In the end, they cut the individual LEDs out of RGB strips, and soldered them down to their custom designed 500mmx500mm PCB. To the sides of each section of strip are two tactile switches, and above is a “sandwich” made of laser cut acrylic. The sheet closest to the LEDs has a 25mm hole, the top sheet has a 20mm hole, and between them is a circle of acrylic that acts as the “button”. Once it’s all screwed together, the button can’t fall out of the front or move from side to side, but it can be pushed down to contact the tactile switches.

To wire it all up they took a cue from the DIY keyboard scene and used a Teensy, some 595 shift registers, and 256 1N4148 diodes. A Raspberry Pi running their Python framework does the heavy computational lifting, leaving the Teensy to just handle talking to the hardware. Overall it’s a fantastic design to emulate if you’re looking to create large arrays of buttons on the cheap; such as whenever you get around to building that starship simulator.

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Coca-Cola’s New 3D Times Square Sign Invokes Inceptionism

Coca-Cola has updated their sign in Times Square, and this one has a mesmerizing 3D aspect to it, giving the spooky feeling you get from watching buildings curl up into the sky in the movie, Inception. That 3D is created by breaking the sign up into a 68’x42′ matrix of 1760 LED screens that can be independently extended out toward the viewer and retracted again. Of course, we went hunting for implementation details.

Moving Cube Module
Moving Cube Module

On Coca-Cola’s webpage listing the partners involved in putting it together, Radius Displays is listed as responsible for sign design, fabrication, testing and installation support. Combing through their website was the first step. Sadly we found no detailed design documents or behind-the-scenes videos there. We did find one CAD drawing of a Moving Cube Module with a 28×28 matrix of LEDs. Assuming that’s accurate then overall there are 1,379,840 LEDs — try ordering that many off of eBay. EDIT: One behind-the-scenes video of the modules being tested was found and added below.

So the patent hunting came next, and that’s where we hit the jackpot. Read on to see the results and view the videos of the sign in action below.

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How Many Hacks In An LED Display?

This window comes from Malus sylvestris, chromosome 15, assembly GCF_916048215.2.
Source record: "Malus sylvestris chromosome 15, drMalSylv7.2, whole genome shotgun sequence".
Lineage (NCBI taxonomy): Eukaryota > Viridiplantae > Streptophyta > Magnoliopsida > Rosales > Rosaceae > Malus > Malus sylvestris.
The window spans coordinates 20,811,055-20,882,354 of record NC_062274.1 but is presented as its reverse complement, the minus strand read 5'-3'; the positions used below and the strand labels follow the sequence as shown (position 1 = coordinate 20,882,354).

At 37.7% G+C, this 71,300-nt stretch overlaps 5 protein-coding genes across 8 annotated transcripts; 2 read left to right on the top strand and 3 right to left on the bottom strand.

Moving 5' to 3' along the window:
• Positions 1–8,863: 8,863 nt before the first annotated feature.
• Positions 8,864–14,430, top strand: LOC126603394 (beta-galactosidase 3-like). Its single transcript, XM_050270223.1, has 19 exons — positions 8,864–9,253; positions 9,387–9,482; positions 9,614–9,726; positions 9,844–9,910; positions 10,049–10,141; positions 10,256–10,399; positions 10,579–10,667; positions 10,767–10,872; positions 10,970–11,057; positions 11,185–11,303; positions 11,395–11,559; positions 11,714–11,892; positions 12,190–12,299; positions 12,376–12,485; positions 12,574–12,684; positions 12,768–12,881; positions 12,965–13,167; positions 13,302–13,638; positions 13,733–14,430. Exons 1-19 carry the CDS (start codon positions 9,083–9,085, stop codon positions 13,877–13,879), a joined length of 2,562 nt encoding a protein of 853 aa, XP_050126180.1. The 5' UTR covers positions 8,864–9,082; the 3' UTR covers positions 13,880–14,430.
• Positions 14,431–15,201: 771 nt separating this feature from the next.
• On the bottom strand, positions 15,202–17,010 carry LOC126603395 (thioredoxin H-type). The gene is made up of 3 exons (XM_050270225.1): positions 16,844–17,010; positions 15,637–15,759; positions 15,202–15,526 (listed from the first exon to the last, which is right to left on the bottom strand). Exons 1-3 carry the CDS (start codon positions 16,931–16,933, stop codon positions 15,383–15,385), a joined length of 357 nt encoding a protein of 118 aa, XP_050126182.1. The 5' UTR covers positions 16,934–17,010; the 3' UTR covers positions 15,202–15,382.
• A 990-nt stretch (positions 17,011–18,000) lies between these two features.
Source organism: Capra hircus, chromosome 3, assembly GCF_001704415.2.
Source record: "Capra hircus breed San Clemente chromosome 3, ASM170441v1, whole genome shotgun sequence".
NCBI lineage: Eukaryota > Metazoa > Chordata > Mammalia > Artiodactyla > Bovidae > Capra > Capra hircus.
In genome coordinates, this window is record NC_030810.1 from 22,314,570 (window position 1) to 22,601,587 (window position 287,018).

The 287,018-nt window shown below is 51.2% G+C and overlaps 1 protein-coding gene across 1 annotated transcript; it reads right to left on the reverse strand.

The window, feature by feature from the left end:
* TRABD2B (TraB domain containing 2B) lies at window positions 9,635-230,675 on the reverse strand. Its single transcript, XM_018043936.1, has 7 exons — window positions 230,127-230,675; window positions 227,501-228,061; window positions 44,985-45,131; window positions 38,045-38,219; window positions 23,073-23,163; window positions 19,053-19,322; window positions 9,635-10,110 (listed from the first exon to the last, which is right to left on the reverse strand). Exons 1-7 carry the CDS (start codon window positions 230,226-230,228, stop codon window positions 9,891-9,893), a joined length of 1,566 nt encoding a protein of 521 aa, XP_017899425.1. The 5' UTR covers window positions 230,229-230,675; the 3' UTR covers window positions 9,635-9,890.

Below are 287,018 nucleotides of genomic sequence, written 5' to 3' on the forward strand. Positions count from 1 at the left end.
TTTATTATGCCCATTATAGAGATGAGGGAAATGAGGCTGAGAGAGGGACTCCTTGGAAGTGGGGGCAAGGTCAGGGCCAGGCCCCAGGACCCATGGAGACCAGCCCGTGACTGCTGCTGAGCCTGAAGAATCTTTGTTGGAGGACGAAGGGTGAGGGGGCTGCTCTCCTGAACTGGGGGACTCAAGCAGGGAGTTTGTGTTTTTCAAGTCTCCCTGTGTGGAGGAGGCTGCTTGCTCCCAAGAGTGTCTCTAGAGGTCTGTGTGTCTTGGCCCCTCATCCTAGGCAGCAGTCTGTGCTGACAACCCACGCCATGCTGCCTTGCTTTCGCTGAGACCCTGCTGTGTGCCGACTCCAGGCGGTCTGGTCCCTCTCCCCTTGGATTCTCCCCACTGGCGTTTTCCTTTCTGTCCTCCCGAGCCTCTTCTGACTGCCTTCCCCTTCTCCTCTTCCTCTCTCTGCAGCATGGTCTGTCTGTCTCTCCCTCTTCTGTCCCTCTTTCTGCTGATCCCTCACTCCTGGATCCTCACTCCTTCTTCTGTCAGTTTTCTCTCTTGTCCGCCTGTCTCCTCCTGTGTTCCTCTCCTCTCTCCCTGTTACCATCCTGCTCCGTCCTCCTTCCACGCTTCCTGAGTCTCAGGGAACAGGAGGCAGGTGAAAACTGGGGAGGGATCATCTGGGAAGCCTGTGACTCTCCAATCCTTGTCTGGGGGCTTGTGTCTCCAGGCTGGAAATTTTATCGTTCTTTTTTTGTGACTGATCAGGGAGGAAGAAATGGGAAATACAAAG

There are so many nice hacks in [Joekutz]’s retro LED display project that it’s hard to know where to start. There’s his DIY LED display controlled by an Arduino UNO. To have some text or picture for the display, he’s wired the output of a Bluetooth speaker directly to the Arduino, and sends it speaker tones that encode the text to draw. And as if that wasn’t enough, he’s hacked a quartz driver board from an analog clock to use the display as a clock as well.

Let’s start with the LED matrix display, perhaps the best excuse for trying your hand at shift registers. This display uses two such 8-bit shift registers daisy chained together feeding two 8-bit Darlington arrays. The display has ten rows of sixteen columns, and you guessed it, the columns are controlled by the sixteen shift registers. Two Arduino pins tell the shift registers which column to turn on. The rows are turned on and off using ten transistors controlled by ten more Arduino pins. Scanning at 80 frames per second he gets a nice, flickerless display.

To make both the LED matrix circuit board and the control board, [Joekutz] carved out isolation paths in copper clad boards using his homemade CNC mill. Be sure to check out the first video below to see his misadventures with it that ultimately led to his gorgeous boards.

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Stealthy Mortar Board Unleashes Bling At Graduation Ceremony

Decorating graduation caps is often frowned upon by the administration but [Dan Barkus] is challenging his school authorities to keep from smiling when they see what he has in store. His build will dazzle the audience by mounting 1024 RGB LEDs in a 32×32 matrix on top of his cap, but hidden under the cap’s black cloth. When the LEDs are off he’s indistinguishable, and when he fires up the LEDs, shine through and put on a heck of a show. He can type messages on his phone to be displayed on the cap. He can even display images and animated GIFs.

LED array control components
LED array control components

The LED display is an Adafruit 32×32 RGB LED matrix panel.  To control the display, [Dan] uses a Teensy, a 32 bit ARM Cortex-M4 microcontroller board. Wireless communication is done via a JBtek HC-06 Bluetooth board.

The LED display can draw up to 4 amps at full white brightness so he picked up a USB battery with two output ports, one capable of 2.1 amps and the other 2.4 amps. He then hacked together a cable that has two USB connectors on one end, connected in parallel, and a DC jack on the other end. Altogether the battery bank is capable of up to 4.5 amps output combined out those two ports, meeting the LED display’s needs. The DC jack is plugged into the Teensy and all power goes through there.

One problem [Dan] had was that the Bluetooth module was booting up before the Teensy. It didn’t see the Teensy in time, causing the Bluetooth not to work. The solution he found is shown in the 2nd video embedded below. The fix powers the Bluetooth module separately, using a current limiting resistor and a capacitor to build up the voltage, delaying just long enough for the Teensy to win.